Offering the same thing as the competition will not drive business growth. By only shifting the color, model, or offering leaves little room to distinguish a company in the noisy marketplace. The product or service must be positioned using something that clearly differentiates it from the competition.

The best type of difference in products or services include an intuitive interface or process; additional or unique features; and, easily obtainable benefits from using the product or service. Clarity can also drive delineation from the competition by using mascots or the endorsements from celebrities and public figures.

BETTER

Building the better proverbial mousetrap is an age old scenario that has perplexed businesses for decades. The first company to market always gets a greater share of business, but so does the company who finds ways of improving on the product or service. The groundswell of early adopters drives more development monies into businesses, but it’s only the company who determines how to make things better that survives for the long haul.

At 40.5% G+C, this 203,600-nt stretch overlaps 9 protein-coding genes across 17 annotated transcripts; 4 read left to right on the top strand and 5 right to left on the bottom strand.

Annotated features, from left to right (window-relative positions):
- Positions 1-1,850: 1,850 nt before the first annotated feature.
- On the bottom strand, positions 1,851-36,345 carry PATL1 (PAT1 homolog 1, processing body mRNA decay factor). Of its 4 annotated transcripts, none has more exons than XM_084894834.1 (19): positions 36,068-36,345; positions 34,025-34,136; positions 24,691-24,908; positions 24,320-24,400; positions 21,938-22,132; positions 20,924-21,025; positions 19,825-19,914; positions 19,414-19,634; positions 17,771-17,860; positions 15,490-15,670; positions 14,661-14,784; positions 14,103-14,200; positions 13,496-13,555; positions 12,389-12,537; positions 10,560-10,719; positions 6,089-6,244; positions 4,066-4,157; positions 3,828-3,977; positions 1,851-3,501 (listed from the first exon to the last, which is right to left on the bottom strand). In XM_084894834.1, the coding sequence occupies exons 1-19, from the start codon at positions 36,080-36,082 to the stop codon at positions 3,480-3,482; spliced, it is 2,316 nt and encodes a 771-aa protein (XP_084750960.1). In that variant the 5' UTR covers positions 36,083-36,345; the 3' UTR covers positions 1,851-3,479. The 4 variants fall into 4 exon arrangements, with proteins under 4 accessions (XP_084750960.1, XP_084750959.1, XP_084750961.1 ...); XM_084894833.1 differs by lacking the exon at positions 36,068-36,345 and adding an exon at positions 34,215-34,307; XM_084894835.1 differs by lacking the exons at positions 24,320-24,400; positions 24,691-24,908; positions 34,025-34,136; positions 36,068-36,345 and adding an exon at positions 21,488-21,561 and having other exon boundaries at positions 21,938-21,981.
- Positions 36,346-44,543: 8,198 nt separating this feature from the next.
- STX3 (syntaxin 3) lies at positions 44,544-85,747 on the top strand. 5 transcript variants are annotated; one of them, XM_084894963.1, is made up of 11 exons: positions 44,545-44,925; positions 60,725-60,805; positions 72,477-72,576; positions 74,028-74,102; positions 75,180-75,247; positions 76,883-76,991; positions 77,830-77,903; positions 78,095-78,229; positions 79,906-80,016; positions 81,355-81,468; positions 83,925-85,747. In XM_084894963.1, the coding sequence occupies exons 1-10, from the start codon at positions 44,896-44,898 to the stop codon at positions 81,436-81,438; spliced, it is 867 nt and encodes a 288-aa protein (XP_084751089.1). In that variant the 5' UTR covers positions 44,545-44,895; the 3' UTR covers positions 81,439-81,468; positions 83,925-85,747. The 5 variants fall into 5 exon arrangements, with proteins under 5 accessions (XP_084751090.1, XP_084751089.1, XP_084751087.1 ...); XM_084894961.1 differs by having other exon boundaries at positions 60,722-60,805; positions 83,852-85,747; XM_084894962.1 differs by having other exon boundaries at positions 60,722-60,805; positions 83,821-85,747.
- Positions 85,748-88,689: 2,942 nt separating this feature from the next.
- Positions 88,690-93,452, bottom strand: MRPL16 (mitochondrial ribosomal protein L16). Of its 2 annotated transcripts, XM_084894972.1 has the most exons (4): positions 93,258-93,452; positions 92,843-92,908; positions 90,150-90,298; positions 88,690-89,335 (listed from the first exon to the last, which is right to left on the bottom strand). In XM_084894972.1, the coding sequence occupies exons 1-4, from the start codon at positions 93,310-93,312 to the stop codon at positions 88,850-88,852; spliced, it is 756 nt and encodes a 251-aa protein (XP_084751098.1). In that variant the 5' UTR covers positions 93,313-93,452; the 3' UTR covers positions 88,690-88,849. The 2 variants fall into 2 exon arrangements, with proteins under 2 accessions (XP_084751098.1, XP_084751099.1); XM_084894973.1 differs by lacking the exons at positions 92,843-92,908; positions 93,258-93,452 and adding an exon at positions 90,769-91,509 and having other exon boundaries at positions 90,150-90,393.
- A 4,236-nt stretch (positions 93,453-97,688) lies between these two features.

In today’s society, better must also be disruptive. The goal of every new product or service must be to reinvent how the marketplace will embrace the offering, while displacing the competition. Survival today means changing the playing field to favor the company. In the same way, the company that convinces the client to let them help write the RFP going out for bid will be able to seed the document with requirements that match their strengths.

MORE